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AFI Fest 2013 wraps up a memorable, star-studded scene

Mark Wahlberg, the Coen brothers and Ben Stiller among the filmmakers to mark a noteworthy AFI Fest that featured plenty of galas and surprises.

By Mark Olsen and Glenn Whipp

9:00 AM EST, November 16, 2013

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With a calendar date falling just as studios are desperately trying to secure some awards-season traction for their Oscar hopefuls, the AFI Fest has no trouble booking its share of glamorous galas and high-profile events. This year's festival, which wrapped Thursday with a splashy showing of the Coen brothers' latest film, "Inside Llewyn Davis," upped the number of galas (one per evening over the eight days) and attracted large crowds.

AFI Fest 2013 opened with "Saving Mr. Banks," Disney's nostalgic, behind-the-scenes story of the making of "Mary Poppins," a movie that climaxes with the premiere of "Poppins" at the Chinese Theatre — the same venue that hosted the "Banks" gala. The recently remodeled theater evoked a fair share of wistful memories this year from stars and filmmakers. It's a setting that remains one of Hollywood's most alluring spots some 86 years after opening.

"I love this movie theater ... if you like understatement," Joel Coen joked before Thursday's "Llewyn Davis" gala.

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Ben Stiller told an audience gathered to see "The Secret Life of Walter Mitty," which he directed and stars in, that "when I was 8 years old, I snuck in here with my sister to see 'The Exorcist.' I also premiered 'The Watch' and 'The Cable Guy' here so I'm due for a good reaction."

Let's just say the evening exceeded his expectations, a sentiment that could just about summarize this year's festival. A look back at some memorable moments:

'Banks' banks it in

The last two best picture winners — "The Artist" and "Argo" — have sported strong hooray-for-Hollywood elements, so it's no surprise that this warmly sentimental look at Walt Disney's protracted attempt to persuade British author P.L. Travers to sign away the screen rights to "Mary Poppins" would resonate with the AFI crowd. Stars Tom Hanks and Emma Thompson walked the red carpet and glad-handed well-wishers at a reception before the movie, but the night's biggest star may well have been Oscar-winning composer Richard Sherman, who with his brother Robert wrote all those classic "Poppins" songs. When Sherman left the Chinese Theatre following the movie, he had tears in his eyes as he was greeted by well-wishers. "Just lovely," he said. "Simply lovely."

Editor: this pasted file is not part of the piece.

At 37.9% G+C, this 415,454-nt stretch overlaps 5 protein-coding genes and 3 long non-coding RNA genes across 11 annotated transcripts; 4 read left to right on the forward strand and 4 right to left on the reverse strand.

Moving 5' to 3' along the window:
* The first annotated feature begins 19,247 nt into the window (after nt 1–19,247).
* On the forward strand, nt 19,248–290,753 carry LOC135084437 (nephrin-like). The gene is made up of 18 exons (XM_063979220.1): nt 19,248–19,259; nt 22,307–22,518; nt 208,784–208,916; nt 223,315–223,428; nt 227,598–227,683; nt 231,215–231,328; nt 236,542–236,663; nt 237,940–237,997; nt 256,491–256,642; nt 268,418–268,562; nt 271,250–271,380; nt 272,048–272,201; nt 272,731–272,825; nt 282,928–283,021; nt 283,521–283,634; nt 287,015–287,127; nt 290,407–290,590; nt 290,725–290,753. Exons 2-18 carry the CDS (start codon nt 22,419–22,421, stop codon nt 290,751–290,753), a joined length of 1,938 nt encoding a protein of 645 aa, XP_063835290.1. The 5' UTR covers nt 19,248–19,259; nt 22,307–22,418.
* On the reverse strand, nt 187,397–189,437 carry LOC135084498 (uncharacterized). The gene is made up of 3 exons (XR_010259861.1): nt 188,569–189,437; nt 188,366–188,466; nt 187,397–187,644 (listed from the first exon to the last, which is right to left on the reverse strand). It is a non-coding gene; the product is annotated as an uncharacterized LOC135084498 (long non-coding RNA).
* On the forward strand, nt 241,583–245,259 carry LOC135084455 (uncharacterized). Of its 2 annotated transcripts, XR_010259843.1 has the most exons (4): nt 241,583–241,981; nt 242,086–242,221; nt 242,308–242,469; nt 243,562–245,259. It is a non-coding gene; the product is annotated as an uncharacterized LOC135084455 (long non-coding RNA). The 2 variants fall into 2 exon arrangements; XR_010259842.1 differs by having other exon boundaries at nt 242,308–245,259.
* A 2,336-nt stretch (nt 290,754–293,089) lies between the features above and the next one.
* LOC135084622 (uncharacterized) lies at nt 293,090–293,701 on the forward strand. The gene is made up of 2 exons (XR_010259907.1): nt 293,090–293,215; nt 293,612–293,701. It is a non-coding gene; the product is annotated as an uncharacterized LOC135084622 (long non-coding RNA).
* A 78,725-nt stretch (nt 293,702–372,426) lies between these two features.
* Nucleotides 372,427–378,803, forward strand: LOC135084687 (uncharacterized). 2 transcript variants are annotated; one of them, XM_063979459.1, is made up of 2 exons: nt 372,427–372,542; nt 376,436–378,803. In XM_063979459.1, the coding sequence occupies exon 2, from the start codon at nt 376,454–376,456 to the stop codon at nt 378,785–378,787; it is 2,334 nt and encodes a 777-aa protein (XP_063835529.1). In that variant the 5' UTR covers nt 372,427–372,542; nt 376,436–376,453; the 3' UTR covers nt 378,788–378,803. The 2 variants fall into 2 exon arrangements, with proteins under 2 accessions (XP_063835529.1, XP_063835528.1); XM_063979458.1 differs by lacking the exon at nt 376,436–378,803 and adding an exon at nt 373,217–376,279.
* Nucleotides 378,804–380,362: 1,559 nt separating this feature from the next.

Tarantino exalts 'Dernsies'

Filmmaker Quentin Tarantino became the latest to laud the career of the great Bruce Dern, introducing a reel of highlights from the actor's work before a screening of "Nebraska," arguably Dern's greatest performance. Tarantino took pains to point out Dern's consistently interesting acting choices — "Dernsies" he called them (as have many others) — in movies that otherwise wouldn't be worth watching. "He grabs your attention, never letting you go, spontaneous, always looking for a moment, always looking for an opportunity to do something, not content to be palsy-walsy with the other actors," Tarantino said. "He's trying to beat them!"

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Buzz boosts